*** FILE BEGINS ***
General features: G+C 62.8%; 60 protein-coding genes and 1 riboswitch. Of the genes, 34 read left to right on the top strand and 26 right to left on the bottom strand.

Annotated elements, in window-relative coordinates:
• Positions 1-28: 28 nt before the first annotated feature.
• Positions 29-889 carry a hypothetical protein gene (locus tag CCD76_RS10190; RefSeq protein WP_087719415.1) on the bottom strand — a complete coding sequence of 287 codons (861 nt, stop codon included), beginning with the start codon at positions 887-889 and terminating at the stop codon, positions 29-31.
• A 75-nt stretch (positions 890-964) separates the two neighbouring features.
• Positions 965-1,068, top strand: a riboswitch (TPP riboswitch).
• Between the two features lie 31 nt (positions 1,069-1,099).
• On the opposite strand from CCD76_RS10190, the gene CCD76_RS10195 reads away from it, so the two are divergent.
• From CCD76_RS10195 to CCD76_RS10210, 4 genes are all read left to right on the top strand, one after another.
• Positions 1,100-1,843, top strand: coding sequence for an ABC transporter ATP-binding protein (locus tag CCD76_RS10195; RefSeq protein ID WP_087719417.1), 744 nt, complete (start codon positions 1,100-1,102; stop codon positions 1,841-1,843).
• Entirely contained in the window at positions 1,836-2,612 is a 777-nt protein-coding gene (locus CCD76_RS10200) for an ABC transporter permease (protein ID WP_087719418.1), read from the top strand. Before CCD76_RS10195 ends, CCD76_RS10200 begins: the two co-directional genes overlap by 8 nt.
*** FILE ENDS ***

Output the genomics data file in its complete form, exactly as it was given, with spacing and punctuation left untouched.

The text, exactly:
General features: G+C 62.8%; 60 protein-coding genes and 1 riboswitch. Of the genes, 34 read left to right on the top strand and 26 right to left on the bottom strand.

Annotated elements, in window-relative coordinates:
• Positions 1-28: 28 nt before the first annotated feature.
• Positions 29-889 carry a hypothetical protein gene (locus tag CCD76_RS10190; RefSeq protein WP_087719415.1) on the bottom strand — a complete coding sequence of 287 codons (861 nt, stop codon included), beginning with the start codon at positions 887-889 and terminating at the stop codon, positions 29-31.
• A 75-nt stretch (positions 890-964) separates the two neighbouring features.
• Positions 965-1,068, top strand: a riboswitch (TPP riboswitch).
• Between the two features lie 31 nt (positions 1,069-1,099).
• On the opposite strand from CCD76_RS10190, the gene CCD76_RS10195 reads away from it, so the two are divergent.
• From CCD76_RS10195 to CCD76_RS10210, 4 genes are all read left to right on the top strand, one after another.
• Positions 1,100-1,843, top strand: coding sequence for an ABC transporter ATP-binding protein (locus tag CCD76_RS10195; RefSeq protein ID WP_087719417.1), 744 nt, complete (start codon positions 1,100-1,102; stop codon positions 1,841-1,843).
• Entirely contained in the window at positions 1,836-2,612 is a 777-nt protein-coding gene (locus CCD76_RS10200) for an ABC transporter permease (protein ID WP_087719418.1), read from the top strand. Before CCD76_RS10195 ends, CCD76_RS10200 begins: the two co-directional genes overlap by 8 nt.